Indigenous rangers like Yugul Mangi senior women (from left to right) Edna Nelson, Cherry Daniels and Julie Roy, are crucial guardians of the outback environment. Photo: Emilie Ens, Author provided.

Remote Indigenous communities are vital for our fragile ecosystems

Craig Moritz, Emilie-Jane Ens & Jon Altman

23rd March 2015

Australia's aboriginal communities inhabit remote Outback regions of enormous importance for wildlife conservation, write Craig Moritz, Emilie-Jane Ens & Jon Altman - and they, and the land management services they provide, are essential to maintain both biodiversity and ancient indigenous knowledge. So why is Prime Minister Tony Abbott putting all that at risk? more...
Residents of Prek Smach commune, Kiri Sakor district at a road block they have constructed out of trees and rocks. Botum Sakor national park, Koh Kon Province, Cambodia. Photo: Rod Harbinson.

Cambodia: local people risk everything to defend national park sold off to highest bidders

Rod Harbinson

24th March 2015

Botum Sakor national park is one of Cambodia's biodiversity hotspots, where indigenous tribes have long lived in harmony with the forest and its wildlife, writes Rod Harbinson. But now they are being violently evicted as the park is being sold off piecemeal to developers for logging, plantations, casinos and hotels. Now local communities are defending themselves and their land. more...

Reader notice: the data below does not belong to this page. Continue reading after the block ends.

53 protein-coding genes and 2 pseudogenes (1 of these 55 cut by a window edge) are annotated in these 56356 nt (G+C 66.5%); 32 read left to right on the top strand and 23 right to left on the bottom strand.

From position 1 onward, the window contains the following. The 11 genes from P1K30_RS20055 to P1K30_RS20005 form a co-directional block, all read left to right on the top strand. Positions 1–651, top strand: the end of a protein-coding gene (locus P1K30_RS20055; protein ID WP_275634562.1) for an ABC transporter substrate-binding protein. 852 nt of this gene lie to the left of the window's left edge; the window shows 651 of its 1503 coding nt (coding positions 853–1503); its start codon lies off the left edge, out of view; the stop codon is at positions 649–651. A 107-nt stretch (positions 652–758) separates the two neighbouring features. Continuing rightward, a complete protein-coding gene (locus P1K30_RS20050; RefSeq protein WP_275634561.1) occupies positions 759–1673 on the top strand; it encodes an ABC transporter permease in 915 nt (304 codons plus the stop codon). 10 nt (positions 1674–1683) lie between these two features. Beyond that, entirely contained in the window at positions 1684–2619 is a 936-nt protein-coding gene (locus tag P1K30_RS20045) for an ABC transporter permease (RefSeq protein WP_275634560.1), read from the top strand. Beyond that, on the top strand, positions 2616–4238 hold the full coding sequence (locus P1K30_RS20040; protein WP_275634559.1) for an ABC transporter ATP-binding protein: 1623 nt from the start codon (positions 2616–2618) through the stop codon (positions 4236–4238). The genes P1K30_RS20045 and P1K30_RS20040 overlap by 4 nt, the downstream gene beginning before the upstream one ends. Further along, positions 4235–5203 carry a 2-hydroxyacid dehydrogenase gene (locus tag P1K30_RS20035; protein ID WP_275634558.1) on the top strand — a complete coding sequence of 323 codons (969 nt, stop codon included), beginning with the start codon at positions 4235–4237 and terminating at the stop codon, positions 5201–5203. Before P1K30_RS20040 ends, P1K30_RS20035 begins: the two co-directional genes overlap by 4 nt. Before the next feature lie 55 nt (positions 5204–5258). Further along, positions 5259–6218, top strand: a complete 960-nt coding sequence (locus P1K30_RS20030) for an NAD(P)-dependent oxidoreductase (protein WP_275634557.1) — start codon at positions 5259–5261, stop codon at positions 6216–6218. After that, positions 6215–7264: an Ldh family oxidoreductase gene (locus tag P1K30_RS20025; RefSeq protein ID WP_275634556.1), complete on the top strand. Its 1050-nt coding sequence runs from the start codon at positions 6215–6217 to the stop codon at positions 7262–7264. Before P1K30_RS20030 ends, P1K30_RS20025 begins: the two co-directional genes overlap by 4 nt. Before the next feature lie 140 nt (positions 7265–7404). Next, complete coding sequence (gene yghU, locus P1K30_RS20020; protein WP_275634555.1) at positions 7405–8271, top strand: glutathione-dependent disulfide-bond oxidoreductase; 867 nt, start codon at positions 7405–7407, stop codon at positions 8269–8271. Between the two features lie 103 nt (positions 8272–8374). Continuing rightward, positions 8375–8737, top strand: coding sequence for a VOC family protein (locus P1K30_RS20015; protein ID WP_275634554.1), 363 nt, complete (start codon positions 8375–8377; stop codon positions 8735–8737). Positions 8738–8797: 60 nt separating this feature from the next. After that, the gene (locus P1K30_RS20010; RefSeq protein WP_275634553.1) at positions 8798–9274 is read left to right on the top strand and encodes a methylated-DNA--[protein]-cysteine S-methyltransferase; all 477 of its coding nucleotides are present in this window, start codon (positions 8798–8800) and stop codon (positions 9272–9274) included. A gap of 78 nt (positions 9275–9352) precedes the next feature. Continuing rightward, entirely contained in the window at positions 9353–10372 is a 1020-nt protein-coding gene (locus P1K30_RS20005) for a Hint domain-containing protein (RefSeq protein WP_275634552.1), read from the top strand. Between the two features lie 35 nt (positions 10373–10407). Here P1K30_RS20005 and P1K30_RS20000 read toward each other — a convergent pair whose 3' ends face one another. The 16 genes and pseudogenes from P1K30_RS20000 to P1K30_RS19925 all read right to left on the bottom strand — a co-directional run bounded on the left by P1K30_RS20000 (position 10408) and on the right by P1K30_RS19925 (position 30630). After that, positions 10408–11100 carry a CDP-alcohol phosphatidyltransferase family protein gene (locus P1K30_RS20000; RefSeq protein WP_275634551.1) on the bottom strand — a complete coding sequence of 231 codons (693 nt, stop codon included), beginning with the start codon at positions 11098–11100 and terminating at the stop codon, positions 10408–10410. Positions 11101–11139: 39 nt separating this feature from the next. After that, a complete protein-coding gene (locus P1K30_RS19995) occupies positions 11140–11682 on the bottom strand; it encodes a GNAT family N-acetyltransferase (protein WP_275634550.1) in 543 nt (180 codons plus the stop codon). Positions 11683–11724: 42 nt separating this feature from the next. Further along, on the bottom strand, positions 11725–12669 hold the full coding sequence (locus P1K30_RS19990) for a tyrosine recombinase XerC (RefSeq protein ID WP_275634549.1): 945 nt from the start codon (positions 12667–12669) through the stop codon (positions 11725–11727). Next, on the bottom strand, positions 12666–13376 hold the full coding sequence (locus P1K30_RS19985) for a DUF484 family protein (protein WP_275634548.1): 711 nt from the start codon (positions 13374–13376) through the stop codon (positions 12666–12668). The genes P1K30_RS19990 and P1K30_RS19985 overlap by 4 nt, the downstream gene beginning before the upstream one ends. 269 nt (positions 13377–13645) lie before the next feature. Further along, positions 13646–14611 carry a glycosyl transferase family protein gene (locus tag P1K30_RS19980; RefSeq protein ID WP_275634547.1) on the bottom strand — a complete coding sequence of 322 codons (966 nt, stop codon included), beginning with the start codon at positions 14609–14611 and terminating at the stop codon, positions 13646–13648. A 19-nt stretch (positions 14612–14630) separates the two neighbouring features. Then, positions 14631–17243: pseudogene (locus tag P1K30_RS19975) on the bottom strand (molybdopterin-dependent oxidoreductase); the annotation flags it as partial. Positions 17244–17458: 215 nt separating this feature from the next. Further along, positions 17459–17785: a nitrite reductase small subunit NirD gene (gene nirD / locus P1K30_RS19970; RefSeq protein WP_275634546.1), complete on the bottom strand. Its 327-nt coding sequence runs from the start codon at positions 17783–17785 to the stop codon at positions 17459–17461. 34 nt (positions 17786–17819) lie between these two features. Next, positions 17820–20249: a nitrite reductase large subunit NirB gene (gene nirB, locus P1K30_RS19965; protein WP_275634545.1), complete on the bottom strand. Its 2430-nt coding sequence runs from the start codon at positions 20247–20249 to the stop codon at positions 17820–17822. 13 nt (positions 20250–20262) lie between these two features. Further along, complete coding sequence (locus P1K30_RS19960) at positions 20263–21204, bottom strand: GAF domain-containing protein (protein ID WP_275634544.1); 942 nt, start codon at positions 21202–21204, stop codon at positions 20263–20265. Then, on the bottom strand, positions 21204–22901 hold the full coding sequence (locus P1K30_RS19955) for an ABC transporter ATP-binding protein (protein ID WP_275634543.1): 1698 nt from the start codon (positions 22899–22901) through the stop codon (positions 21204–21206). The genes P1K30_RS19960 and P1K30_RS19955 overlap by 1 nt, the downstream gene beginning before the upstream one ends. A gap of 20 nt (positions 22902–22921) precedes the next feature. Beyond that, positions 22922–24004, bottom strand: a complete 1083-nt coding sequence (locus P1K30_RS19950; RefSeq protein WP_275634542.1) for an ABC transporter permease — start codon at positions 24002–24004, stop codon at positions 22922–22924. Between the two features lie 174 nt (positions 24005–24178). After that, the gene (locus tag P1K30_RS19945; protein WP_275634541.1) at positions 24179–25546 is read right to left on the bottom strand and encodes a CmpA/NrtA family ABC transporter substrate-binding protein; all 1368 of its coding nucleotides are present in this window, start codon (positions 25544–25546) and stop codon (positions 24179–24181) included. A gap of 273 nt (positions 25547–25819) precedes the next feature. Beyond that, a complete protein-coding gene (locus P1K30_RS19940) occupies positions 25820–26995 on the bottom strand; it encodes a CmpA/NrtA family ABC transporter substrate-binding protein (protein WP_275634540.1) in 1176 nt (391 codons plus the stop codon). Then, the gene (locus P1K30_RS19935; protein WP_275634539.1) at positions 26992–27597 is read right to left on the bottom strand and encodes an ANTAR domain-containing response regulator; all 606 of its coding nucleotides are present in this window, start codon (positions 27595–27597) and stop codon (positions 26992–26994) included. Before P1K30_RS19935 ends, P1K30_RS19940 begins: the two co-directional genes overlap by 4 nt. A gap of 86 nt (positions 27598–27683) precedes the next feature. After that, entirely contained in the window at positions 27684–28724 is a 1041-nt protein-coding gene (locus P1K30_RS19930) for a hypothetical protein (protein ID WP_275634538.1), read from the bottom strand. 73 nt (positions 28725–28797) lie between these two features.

A ranger looks at the skull of an elephant killed by poachers - a frequent side-effect of development projects that open up remote forests to human access. Photo: Ralph Buij, Author provided.

Roads to ruin: the G20's ecocidal infrastructure rampage

Bill Laurance

16th March 2015

What's needed to pull the world's economy out of recession? According to the G20, it's a massive wave of 'infrastructure' development worth as much $70 trillion, writes Bill Laurance. But all the roads, mines, dams, pipelines and 'development corridors' will inflict massive damage on wildlife populations and natural havens, not to mention local communities that stand in the way. more...